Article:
Today, security nonprofit Let’s Encrypt announced that it has issued one billion SSL/TLS certificates. These certificates, which Let’s Encrypt issues for free as part of the Internet Security Research Group, allow for users to use HTTPS on their websites for better security.
In a blog post by Josh Aas and Sarah Gran, the company reflected on what has changed since the last milestone of one hundred million in June 2017. “One thing that’s different now is that the Web is much more encrypted than it was. In June of 2017 approximately 58% of page loads used HTTPS globally, 64% in the United States. Today 81% of page loads use HTTPS globally, and we’re at 91% in the United States! This is an incredible achievement. That’s a lot more privacy and security for everybody.”
Aas and Gran also noted that Let’s Encrypt has gone from serving 46 million sites to 192 million, meaning that there was 4X growth in less than three years. They cited an increased budget, staff, and browser requirements with this growth, but also the ACME protocol that the company uses. “ACME allows for extensive automation, which means computers can do most of the work. It was also standardized as RFC 8555 in 2019, which allows the Web community to confidently build an even richer ecosystem of software around it. Today, thanks to our incredible community, there is an ACME client for just about every deployment environment.”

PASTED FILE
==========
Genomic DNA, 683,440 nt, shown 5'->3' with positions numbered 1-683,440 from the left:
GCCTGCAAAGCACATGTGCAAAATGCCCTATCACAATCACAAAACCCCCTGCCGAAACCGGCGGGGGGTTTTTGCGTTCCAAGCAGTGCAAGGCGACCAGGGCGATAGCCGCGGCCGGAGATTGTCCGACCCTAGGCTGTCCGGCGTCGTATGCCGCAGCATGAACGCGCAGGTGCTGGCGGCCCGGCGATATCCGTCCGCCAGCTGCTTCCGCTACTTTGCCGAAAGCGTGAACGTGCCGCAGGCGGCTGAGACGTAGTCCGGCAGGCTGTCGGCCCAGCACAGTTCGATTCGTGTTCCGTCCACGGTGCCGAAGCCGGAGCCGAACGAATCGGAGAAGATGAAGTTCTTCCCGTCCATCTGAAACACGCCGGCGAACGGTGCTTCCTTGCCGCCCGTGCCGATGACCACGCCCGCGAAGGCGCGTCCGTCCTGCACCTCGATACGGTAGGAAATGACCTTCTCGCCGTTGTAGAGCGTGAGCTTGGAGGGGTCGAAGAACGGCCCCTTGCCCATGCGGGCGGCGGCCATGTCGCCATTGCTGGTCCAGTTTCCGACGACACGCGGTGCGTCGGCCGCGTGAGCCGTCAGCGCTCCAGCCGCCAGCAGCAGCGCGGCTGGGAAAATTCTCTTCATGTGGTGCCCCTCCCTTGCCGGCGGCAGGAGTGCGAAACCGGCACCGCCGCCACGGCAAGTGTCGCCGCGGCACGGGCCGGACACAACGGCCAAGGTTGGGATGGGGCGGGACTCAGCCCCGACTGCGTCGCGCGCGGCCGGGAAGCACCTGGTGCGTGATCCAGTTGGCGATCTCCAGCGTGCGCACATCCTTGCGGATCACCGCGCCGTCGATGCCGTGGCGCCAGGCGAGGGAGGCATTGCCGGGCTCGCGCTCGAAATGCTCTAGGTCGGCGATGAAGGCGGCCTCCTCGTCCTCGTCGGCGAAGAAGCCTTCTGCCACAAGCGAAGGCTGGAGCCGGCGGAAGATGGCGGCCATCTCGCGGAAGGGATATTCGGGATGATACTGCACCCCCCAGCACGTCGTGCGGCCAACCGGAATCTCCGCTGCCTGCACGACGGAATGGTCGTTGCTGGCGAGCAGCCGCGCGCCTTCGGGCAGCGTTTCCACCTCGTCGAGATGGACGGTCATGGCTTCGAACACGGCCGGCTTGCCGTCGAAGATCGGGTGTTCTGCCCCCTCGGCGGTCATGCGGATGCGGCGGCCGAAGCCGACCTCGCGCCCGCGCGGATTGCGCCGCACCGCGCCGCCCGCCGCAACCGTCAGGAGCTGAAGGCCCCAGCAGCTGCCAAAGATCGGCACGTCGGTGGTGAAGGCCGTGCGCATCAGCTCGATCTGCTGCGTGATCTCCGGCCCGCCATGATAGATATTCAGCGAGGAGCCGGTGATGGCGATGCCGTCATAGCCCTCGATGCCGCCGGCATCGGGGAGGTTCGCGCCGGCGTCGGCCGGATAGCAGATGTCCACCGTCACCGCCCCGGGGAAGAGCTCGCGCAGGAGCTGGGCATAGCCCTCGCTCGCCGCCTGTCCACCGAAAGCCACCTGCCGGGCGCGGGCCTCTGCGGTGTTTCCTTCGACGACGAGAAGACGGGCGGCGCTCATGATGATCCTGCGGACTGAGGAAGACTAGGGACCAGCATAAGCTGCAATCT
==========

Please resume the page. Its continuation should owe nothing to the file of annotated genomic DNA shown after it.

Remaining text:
The post then closed with a thank you to the Let’s Encrypt community for its continued growth. “As a community we’ve done incredible things to protect people on the Web. Having issued one billion certificates is affirmation of all the progress we’ve made as a community, and we’re excited to keep working with you to create an even more secure and privacy-respecting Web for everyone.”
Fused has been using and supporting Let’s Encrypt since its launch with over 5,000 sites on their network being seamlessly secured by it. Congratulations to Let’s Encrypt for this momentous milestone!
If you would like to contribute to Let’s Encrypt’s ongoing efforts for internet security, you can donate here.